Don't miss

Replay


LATEST SHOWS

EYE ON AFRICA

Global Competitiveness report releases 2018 Africa performance

Read more

MEDIAWATCH

Brexit: 'The end isn't nigh'

Read more

THE DEBATE

Where do you draw the line? Brexit deadline summit stumbles over Irish border

Read more

ACCESS ASIA

Uighurs and Kazakhs held in re-education camps in China

Read more

MIDDLE EAST MATTERS

Salim Saab: Showcasing the women of the Arab art world

Read more

FOCUS

Irish border remains stumbling block in Brexit talks

Read more

ENCORE!

Film show: Capernaum - powerful social drama or poverty porn?

Read more

IN THE PRESS

Nature under threat: Arresting pictures from Wildlife Photography Awards

Read more

PERSPECTIVE

Protecting heritage land against mining companies

Read more

Africa

Former football star George Weah wins Liberian presidential run-off

© Seyllou, AFP | A man reacts after the announcement of partial results of the second round of the presidential election, on December 28, 2017 in Monrovia.

Video by FRANCE 24

Text by NEWS WIRES

Latest update : 2017-12-29

Former soccer star George Weah has defeated Vice President Joseph Boakai to win Liberia’s presidential run-off election and succeed incumbent Ellen Johnson Sirleaf next month, the country’s first democratic transition in over 70 years.

With 98.1 percent of the vote counted, Weah led with 61.5 percent to Boakai’s 38.5 percent, National Election Commission Chairman Jerome Korkoyah told reporters in the capital Monrovia on Thursday.

At his party headquarters outside Monrovia, tears streamed down Weah’s face as he greeted supporters from a balcony.  Outside, young fans ran through the streets and blared car horns as dusk fell over the city.

“Success for George Weah is victory for the whole country,” a 47-year-old engineer named Randall Zarkpah said as he walked home with his young son.

“When you feel sick for some time and you receive proper medication - that is how I feel now. He will be good for our country. He is King George!”

Weah grew up in Clara Town slum in Monrovia and went on to become the only African to win FIFA World Player of the Year, starring for AC Milan, Paris St Germain and Chelsea.

His rags-to-riches story helped him tap into dissatisfaction with Johnson Sirleaf’s 12-year tenure. Sirleaf drew a line under years of civil war but drew criticism for failing to root out corruption or persistent poverty.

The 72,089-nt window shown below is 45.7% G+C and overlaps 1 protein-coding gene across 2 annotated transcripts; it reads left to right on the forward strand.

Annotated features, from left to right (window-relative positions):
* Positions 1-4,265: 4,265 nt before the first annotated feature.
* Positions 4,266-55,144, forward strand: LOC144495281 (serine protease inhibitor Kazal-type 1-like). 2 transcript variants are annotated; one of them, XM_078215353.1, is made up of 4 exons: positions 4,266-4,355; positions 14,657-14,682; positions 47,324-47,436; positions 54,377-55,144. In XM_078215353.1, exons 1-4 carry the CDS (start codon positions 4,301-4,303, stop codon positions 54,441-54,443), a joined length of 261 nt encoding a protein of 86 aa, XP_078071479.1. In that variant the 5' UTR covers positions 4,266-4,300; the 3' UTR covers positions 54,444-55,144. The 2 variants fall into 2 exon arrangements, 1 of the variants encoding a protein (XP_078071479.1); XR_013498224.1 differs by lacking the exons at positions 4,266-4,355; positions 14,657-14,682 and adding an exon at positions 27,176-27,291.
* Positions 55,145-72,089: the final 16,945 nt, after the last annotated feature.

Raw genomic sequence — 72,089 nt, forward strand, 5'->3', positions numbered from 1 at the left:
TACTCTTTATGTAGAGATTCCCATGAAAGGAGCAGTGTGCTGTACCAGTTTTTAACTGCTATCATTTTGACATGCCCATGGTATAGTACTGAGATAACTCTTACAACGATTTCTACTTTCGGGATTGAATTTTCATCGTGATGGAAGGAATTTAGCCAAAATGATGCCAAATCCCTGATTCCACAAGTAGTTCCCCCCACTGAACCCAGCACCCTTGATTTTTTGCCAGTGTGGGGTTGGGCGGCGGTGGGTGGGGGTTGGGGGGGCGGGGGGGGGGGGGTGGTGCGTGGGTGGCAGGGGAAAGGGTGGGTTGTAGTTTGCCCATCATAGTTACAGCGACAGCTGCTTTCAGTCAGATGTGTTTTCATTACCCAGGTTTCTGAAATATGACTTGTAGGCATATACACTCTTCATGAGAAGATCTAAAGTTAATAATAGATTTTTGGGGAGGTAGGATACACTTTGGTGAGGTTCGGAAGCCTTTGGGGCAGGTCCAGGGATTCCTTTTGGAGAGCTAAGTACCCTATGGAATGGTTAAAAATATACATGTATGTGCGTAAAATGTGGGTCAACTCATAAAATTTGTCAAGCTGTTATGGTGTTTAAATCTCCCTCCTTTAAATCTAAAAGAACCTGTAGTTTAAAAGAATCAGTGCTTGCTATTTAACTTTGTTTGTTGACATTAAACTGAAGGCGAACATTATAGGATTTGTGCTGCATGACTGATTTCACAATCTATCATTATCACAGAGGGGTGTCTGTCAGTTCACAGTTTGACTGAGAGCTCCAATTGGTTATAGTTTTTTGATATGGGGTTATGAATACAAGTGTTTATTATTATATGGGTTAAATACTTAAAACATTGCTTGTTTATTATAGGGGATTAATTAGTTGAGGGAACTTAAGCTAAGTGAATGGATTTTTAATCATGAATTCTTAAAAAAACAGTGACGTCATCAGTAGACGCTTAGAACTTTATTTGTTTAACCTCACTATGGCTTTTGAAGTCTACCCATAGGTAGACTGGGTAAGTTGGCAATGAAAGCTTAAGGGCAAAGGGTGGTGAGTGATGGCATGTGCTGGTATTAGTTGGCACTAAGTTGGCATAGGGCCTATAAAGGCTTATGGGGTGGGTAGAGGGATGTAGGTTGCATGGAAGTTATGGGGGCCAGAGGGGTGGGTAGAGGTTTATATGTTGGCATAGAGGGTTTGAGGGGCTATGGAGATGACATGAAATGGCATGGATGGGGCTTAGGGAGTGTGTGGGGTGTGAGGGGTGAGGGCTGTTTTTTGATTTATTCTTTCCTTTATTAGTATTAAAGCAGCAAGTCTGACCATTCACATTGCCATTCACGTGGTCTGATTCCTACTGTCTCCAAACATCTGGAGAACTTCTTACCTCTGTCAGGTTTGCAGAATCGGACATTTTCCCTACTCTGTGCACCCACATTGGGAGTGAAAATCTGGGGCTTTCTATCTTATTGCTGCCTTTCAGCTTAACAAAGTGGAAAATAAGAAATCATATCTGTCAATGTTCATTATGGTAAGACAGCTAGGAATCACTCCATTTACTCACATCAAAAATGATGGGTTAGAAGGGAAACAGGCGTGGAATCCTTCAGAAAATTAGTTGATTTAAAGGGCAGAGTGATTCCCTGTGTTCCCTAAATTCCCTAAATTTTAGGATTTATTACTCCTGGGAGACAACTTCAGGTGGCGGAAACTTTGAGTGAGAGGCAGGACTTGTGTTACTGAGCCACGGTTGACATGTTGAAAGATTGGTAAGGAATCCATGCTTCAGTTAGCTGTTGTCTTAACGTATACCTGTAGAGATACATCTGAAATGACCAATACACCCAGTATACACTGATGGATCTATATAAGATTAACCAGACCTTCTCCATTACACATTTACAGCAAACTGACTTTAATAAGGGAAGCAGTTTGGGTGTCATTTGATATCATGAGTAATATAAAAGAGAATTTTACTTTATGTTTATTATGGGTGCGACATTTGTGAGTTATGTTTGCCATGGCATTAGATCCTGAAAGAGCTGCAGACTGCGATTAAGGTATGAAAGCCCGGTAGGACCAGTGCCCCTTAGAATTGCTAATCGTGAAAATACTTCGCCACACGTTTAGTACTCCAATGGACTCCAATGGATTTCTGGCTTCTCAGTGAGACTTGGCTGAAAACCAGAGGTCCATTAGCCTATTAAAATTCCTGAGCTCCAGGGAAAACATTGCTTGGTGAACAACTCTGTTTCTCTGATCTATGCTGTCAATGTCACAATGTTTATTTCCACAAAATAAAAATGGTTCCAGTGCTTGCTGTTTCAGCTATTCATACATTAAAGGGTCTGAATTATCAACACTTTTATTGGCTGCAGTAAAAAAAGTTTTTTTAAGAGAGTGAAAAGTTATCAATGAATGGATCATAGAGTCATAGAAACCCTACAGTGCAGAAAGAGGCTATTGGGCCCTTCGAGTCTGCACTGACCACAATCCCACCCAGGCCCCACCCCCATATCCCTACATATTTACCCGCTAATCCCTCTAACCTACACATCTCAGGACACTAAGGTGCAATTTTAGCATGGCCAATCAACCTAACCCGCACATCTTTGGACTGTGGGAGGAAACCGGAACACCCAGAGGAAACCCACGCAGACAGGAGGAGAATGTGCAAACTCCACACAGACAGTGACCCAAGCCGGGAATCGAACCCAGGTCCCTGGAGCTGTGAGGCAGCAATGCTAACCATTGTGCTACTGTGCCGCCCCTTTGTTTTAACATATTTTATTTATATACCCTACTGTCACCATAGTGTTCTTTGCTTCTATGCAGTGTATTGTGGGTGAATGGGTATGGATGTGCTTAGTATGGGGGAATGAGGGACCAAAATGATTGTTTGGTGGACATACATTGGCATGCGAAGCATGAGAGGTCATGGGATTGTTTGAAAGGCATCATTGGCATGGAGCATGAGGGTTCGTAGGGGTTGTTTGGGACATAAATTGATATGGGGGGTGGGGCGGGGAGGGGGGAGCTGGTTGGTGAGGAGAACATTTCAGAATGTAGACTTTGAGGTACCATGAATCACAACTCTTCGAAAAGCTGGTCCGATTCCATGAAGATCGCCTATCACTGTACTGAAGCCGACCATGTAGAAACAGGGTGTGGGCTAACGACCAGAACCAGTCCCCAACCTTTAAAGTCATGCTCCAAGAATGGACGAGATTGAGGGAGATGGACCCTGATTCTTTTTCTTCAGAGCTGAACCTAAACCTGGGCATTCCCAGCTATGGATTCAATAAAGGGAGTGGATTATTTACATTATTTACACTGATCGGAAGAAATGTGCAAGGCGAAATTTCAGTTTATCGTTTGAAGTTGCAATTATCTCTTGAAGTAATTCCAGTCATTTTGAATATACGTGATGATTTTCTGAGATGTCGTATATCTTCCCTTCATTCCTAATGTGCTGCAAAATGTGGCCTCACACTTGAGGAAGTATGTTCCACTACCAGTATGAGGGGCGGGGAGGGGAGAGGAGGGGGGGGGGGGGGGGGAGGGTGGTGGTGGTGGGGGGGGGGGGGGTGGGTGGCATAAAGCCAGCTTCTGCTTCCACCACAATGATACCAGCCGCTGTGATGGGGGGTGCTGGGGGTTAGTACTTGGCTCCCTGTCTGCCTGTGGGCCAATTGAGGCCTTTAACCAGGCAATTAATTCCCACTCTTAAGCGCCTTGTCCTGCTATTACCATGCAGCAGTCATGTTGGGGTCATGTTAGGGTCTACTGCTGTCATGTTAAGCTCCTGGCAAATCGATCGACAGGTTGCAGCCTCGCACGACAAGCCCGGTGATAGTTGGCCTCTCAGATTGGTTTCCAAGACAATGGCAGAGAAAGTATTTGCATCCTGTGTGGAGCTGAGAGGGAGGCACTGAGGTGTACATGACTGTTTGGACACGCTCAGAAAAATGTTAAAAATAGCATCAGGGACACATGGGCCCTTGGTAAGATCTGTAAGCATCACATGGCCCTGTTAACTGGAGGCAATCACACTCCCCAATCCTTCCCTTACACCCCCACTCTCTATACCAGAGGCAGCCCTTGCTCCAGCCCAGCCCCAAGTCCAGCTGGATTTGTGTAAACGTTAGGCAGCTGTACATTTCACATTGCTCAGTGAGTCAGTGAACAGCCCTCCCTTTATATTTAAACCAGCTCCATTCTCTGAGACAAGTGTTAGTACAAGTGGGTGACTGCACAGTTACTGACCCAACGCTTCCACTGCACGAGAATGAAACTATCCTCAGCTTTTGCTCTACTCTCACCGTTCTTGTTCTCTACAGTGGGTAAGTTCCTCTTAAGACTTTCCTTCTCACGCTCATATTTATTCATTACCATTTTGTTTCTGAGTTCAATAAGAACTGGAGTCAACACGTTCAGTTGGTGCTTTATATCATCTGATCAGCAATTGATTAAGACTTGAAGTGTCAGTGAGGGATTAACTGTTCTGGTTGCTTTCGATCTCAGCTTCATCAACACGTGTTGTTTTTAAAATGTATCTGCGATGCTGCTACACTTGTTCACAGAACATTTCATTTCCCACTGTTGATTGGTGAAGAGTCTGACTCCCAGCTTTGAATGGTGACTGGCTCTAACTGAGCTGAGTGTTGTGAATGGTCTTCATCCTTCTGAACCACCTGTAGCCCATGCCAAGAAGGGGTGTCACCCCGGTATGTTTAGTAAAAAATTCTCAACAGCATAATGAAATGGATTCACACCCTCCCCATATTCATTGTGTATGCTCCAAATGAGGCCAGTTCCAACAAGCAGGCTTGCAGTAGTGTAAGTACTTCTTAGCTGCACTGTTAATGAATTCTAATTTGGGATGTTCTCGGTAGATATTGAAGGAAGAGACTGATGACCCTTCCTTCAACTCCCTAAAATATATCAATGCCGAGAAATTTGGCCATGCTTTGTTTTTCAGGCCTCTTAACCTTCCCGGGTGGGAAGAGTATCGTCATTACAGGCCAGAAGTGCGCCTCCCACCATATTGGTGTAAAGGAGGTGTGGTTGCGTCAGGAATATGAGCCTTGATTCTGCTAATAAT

Weah’s critics, however, say he has offered few concrete policy proposals. His choice of running mate Jewel Howard-Taylor - ex-wife of Charles Taylor, the former president and warlord serving 50 years in Britain for war crimes in neighbouring Sierra Leone - has also raised eyebrows.

“I think Weah is not fit for the work. He will see it,” said Anthony Mason, 34, who had gathered at the headquarters of Boakai’s Unity Party for the results.

Weah looked set to sweep 14 of Liberia’s 15 counties in the run-off. Turnout in Tuesday’s vote stood at 56 percent, the election commission said.

Earlier on Thursday, Boakai said he doubted that the vote was “free, fair and transparent”, without elaborating. He did not say whether he might challenge the eventual result.

The second round was delayed by more than a month after the third-place finisher in October’s first round, backed by Boakai, alleged fraud. The Supreme Court ultimately rejected the challenge.

The U.S.-based Carter Center and National Democratic Institute said on Thursday there were notable improvements in the handling of the run-off, echoing positive assessments from other international observers.

Founded by freed U.S. slaves in 1847, Liberia is Africa’s oldest modern republic. But the last democratic transfer of power occurred in 1944, a military coup took place in 1980 and a 14-year civil war ended only in 2003.

(REUTERS)

     

Date created : 2017-12-28

  • LIBERIA

    Liberians hopeful of first democratic handover since 1944

    Read more

  • LIBERIA

    Turnout is low in Liberian presidential run-off

    Read more

  • LIBERIA

    Liberians vote in presidential run-off pitting ex-footballer against vice president

    Read more

COMMENT(S)